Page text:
The National Heart, Lung, and Blood Institute (NHLBI) convened a Working Group of experts on June 2-3, 2016, in Bethesda, Maryland to assess the state of the field and to identify critical gaps in knowledge and areas of opportunity for research to advance the science of myocardial recovery with mechanical circulatory support (MCS) devices. The Working Group’s charge was to develop recommendations for the NHLBI which will advance the science of myocardial recovery with MCS to enhance its identification, realization, and long-term effectiveness as a therapeutic intervention. This scientific program will also likely yield advances in device technology and management that reduce MCS-associated adverse events that favorably impact myocardial recovery.
Cardiac remodeling driven by excess pressure and volume load drives the vicious cycle of progressive myocardial dysfunction in chronic heart failure (HF). By providing significant volume and pressure unloading and increased cardiac output, MCS devices allow a reversal of stress-related compensatory responses of the overloaded myocardium and, as a result, a subset of patients placed on long-term MCS can achieve variable degrees of improvement of the native heart structure/function and reversal of the systemic HF phenotype.
Members of the Working Group provided short summaries of critical gaps of knowledge in the field, including the genetic, molecular, cellular, physiologic, and engineering aspects of myocardial recovery. Working Group members outlined specific opportunities and challenges associated with current MCS devices with respect to device design and adverse events that impact myocardial recovery to stimulate hypothesis-driven novel basic, translational, and clinical investigations. Each session was followed by discussion and recommendations. A central point that emerged from these discussions was that the lessons we learn from the specific, tractable, and well-controlled MCS population (for whom we have access to serial function, tissue, and serum analyses) can and should be extrapolated to the broader HF population, especially the ability to identify and distinguish the molecular mechanisms that are associated with advanced heart failure that recovers structurally and functionally, from those associated with advanced heart failure that is end-stage and does not recover. These discoveries in this MCS population could lead to treatments and strategies applicable to all of the various stages and levels of severity of HF.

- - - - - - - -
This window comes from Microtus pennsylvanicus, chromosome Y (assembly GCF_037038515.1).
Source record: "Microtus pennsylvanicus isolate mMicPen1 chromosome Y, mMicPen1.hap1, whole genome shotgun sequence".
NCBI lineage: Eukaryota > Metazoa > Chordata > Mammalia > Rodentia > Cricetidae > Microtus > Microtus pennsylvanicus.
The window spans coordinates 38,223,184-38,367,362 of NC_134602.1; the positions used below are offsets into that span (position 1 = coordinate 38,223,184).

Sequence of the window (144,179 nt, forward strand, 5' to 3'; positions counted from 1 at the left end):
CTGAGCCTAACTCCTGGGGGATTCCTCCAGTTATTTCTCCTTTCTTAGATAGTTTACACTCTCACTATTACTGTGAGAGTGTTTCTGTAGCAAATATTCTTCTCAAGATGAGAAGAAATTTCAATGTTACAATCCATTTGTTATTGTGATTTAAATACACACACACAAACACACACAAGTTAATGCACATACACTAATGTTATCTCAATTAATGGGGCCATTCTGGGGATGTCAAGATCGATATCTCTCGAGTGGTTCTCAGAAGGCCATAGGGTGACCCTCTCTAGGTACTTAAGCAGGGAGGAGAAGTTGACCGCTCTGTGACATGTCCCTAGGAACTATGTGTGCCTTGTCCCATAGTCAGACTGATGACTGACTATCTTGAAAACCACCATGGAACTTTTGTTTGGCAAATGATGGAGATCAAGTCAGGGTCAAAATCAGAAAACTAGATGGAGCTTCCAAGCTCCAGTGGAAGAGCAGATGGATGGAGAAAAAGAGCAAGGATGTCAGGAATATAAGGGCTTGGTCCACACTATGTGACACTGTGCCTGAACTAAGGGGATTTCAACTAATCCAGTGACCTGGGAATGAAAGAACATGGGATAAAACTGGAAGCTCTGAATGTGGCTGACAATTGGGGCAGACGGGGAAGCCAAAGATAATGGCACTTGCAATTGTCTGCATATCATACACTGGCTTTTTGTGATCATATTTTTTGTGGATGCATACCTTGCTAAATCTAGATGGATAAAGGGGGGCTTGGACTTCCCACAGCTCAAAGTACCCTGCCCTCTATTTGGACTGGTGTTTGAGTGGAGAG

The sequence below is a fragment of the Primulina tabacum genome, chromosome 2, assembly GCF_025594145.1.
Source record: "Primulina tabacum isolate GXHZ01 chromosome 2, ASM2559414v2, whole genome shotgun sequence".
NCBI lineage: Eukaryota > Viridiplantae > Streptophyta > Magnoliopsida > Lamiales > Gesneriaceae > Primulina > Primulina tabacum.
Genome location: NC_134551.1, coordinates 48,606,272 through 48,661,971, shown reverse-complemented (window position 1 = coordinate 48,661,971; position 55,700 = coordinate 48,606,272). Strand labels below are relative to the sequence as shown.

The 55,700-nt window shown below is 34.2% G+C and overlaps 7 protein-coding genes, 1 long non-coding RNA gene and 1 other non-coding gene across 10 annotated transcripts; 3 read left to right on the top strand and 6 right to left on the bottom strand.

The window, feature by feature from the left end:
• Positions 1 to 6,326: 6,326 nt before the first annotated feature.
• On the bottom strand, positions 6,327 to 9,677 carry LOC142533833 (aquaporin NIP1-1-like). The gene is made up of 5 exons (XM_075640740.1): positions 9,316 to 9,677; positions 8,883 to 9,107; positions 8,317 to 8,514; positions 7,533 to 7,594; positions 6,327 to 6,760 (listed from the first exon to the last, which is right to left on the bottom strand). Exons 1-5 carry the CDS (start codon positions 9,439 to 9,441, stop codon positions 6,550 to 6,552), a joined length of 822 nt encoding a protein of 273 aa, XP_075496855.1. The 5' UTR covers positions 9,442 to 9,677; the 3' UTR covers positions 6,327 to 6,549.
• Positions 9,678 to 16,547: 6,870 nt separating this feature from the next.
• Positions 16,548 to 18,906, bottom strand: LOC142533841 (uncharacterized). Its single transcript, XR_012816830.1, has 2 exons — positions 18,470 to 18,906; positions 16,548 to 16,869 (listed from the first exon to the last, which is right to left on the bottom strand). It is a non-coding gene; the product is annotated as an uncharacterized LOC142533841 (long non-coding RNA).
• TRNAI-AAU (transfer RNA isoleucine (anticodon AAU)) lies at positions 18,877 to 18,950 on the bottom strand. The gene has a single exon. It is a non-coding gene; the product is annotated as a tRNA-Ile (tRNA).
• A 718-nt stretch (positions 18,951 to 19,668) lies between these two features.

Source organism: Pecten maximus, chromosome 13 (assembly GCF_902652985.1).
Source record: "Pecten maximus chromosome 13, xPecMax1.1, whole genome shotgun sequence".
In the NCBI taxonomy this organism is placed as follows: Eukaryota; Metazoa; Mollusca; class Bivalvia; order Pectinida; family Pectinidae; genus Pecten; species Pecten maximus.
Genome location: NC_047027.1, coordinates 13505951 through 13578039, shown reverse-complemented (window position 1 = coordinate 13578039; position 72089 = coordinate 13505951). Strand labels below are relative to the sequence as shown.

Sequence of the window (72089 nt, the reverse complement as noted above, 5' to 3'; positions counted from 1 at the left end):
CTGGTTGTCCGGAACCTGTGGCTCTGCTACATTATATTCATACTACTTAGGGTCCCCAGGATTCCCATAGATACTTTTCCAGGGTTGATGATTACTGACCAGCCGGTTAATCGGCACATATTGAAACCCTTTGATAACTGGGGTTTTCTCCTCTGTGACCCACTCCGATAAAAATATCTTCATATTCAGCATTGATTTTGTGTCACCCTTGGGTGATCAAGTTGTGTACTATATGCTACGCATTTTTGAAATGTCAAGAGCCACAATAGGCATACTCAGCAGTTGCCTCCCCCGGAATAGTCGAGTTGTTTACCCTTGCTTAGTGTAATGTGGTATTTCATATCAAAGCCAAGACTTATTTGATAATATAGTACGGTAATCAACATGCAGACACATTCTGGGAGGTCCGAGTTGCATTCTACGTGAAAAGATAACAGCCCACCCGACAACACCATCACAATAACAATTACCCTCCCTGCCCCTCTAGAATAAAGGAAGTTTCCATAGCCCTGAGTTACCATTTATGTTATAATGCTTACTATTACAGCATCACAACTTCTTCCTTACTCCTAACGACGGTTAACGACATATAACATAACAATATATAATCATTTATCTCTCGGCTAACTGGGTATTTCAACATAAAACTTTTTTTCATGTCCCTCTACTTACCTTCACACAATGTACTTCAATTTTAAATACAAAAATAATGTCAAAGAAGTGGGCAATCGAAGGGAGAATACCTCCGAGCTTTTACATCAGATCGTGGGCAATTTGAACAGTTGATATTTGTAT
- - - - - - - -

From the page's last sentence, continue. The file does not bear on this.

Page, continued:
J. Timothy Baldwin, Ph.D., NHLBI, NIH
The working group provided the following recommendations and specific examples for each to the NHLBI regarding areas of need and opportunity in the science and engineering of myocardial recovery associated with MCS.
The Working Group recommended inclusion of adult and pediatric populations. The research efforts should, when appropriate, include patient-reported outcomes and cost data to allow study of the effect of interventions aimed at recovery on quality-of-life and cost-effectiveness.
The Working Group also developed the following working definition of cardiac recovery:
“A reversal of the pathological state of the myocardium with significant improvement in cardiac structure and function sufficient to achieve a sustained remission from the heart failure phenotype.”
A manuscript is planned for a peer-reviewed publication.